8)The June NFIB small business optimism index fell to 89.5 from 93.1 and that is the weakest since January 2013. Expectations for a Better Economy continued to fall to a fresh all time low dating back to the 1970’s at -61% from -54% in May. Specifically on inflation, it again was the “top problem for small businesses with 34% of owners reporting it was their single most important problem in operating their business, an increase of 6 pts from May and the highest level since quarter four in 1980.”
9)Cass Freight reported its June data and shipments fell 2.3% y/o/y after declining by 2.7% y/o/y in May. They said “Inventory has shifted from a major tailwind for freight demand to more of a neutral factor currently, with potential to become a considerable headwind if goods demand continues to decline.” The inferred freight rate which they calculate “still rose 28% y/o/y in June, decelerated from 31% y/o/y in May.”
10)The average 30 yr mortgage rate was unchanged w/o/w at 5.74%. Purchases fell 3.6% w/o/w and by 18% y/o/y. Refi’s rose by 2.2% but after last week’s nearly 8% drop. They remain down by 80% y/o/y.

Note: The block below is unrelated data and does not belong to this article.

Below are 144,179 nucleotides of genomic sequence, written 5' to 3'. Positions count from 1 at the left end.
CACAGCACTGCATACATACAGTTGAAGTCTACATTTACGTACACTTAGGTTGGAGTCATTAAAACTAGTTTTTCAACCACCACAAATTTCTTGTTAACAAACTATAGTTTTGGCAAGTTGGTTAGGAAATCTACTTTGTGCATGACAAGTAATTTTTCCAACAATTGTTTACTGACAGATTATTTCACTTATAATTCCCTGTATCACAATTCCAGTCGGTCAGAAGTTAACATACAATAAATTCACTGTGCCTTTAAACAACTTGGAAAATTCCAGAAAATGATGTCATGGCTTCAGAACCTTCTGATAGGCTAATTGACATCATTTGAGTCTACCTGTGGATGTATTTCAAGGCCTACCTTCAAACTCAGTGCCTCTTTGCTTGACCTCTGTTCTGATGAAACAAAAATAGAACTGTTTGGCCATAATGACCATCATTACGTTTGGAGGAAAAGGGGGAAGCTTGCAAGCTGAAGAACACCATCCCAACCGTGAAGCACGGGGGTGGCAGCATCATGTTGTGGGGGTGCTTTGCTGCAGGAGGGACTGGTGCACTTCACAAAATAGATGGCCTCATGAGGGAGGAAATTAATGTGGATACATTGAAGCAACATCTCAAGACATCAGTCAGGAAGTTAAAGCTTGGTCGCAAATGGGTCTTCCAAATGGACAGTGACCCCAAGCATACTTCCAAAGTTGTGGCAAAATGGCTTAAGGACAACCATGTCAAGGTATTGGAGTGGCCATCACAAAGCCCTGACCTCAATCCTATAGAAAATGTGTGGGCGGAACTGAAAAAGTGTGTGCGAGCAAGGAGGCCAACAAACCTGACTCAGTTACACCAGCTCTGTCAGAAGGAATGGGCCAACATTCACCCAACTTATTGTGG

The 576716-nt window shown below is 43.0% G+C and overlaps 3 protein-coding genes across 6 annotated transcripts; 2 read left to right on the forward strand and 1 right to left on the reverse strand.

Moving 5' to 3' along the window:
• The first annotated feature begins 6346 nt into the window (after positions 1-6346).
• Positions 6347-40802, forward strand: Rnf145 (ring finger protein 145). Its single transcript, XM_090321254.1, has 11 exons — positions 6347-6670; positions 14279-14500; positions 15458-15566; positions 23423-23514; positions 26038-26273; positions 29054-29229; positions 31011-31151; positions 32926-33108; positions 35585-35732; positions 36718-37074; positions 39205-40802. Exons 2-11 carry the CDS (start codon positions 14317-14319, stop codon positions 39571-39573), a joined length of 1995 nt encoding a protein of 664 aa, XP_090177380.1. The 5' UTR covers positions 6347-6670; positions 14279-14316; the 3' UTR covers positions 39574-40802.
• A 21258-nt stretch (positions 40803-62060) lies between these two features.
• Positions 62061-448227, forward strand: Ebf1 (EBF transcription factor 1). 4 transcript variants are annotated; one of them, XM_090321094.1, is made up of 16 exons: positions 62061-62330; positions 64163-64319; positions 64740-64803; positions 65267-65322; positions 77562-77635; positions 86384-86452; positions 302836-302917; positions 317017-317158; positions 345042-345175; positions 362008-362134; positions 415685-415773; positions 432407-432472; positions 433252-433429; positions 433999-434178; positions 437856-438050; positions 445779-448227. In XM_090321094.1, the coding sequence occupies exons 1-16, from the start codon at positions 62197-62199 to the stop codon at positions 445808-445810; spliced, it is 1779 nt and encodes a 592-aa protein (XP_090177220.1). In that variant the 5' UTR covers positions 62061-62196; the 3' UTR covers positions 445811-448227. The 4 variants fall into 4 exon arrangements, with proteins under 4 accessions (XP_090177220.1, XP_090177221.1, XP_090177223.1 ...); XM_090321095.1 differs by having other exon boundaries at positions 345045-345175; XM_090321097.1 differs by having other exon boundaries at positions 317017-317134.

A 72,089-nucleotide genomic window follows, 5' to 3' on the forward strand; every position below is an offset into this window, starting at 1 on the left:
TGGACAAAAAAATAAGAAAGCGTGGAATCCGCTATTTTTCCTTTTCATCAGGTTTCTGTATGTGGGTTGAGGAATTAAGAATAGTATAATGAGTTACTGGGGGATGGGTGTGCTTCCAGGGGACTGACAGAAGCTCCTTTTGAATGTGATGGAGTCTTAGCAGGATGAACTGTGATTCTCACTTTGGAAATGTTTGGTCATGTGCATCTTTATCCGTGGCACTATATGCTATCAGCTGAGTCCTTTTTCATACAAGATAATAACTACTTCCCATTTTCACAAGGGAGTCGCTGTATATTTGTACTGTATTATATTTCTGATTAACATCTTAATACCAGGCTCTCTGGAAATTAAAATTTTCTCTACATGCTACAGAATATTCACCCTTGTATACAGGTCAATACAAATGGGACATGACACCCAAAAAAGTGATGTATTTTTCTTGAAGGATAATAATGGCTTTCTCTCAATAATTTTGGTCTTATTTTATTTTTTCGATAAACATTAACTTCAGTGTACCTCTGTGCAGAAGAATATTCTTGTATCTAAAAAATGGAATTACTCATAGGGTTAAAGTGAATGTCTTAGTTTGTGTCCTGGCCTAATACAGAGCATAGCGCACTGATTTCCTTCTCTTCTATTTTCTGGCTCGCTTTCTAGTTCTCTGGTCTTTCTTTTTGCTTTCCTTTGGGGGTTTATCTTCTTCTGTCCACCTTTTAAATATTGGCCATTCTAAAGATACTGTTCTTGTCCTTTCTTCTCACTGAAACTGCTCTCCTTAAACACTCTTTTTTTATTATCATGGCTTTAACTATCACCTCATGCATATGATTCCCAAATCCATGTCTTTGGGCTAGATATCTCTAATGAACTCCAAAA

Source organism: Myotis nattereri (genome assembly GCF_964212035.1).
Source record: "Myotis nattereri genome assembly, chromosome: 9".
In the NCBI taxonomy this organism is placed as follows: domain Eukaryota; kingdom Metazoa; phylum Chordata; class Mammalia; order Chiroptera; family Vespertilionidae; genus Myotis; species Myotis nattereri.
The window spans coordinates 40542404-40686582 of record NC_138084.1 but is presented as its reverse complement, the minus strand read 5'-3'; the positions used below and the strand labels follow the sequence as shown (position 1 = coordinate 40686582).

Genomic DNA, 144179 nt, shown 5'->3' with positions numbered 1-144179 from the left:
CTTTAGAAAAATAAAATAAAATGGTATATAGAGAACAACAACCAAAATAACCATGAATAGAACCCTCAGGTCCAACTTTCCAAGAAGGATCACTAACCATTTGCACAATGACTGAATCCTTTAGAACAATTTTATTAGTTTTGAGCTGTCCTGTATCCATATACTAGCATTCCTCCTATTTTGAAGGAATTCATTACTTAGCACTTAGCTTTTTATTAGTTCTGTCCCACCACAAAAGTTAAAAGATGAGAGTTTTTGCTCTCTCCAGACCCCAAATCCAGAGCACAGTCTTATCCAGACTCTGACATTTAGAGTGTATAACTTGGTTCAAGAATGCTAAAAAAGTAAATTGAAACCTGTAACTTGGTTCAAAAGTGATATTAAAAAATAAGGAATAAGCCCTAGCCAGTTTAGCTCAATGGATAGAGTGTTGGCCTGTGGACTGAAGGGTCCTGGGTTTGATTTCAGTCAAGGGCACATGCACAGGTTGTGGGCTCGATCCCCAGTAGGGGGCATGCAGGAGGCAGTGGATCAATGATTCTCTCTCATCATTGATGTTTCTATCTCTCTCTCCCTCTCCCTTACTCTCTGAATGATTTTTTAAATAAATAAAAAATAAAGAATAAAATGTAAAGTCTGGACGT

11)US industrial production in June fell .2% m/o/m vs the estimate of up .1% and May was revised down by 2 tenths. Manufacturing was the main culprit for the weakness with its .5% drop for the 2nd month.
12)Taking the data out of China with a big grain of salt, they reported that Q2 GDP rose .4% y/o/y, below the estimate of up 1.2% and activity declined by 2.6% q/o/q with distress in residential real estate and the stop-start fight against covid.
13)China’s residential real estate market continued with its stream of bad news as buyers hold back mortgage payments and home prices continue to drop.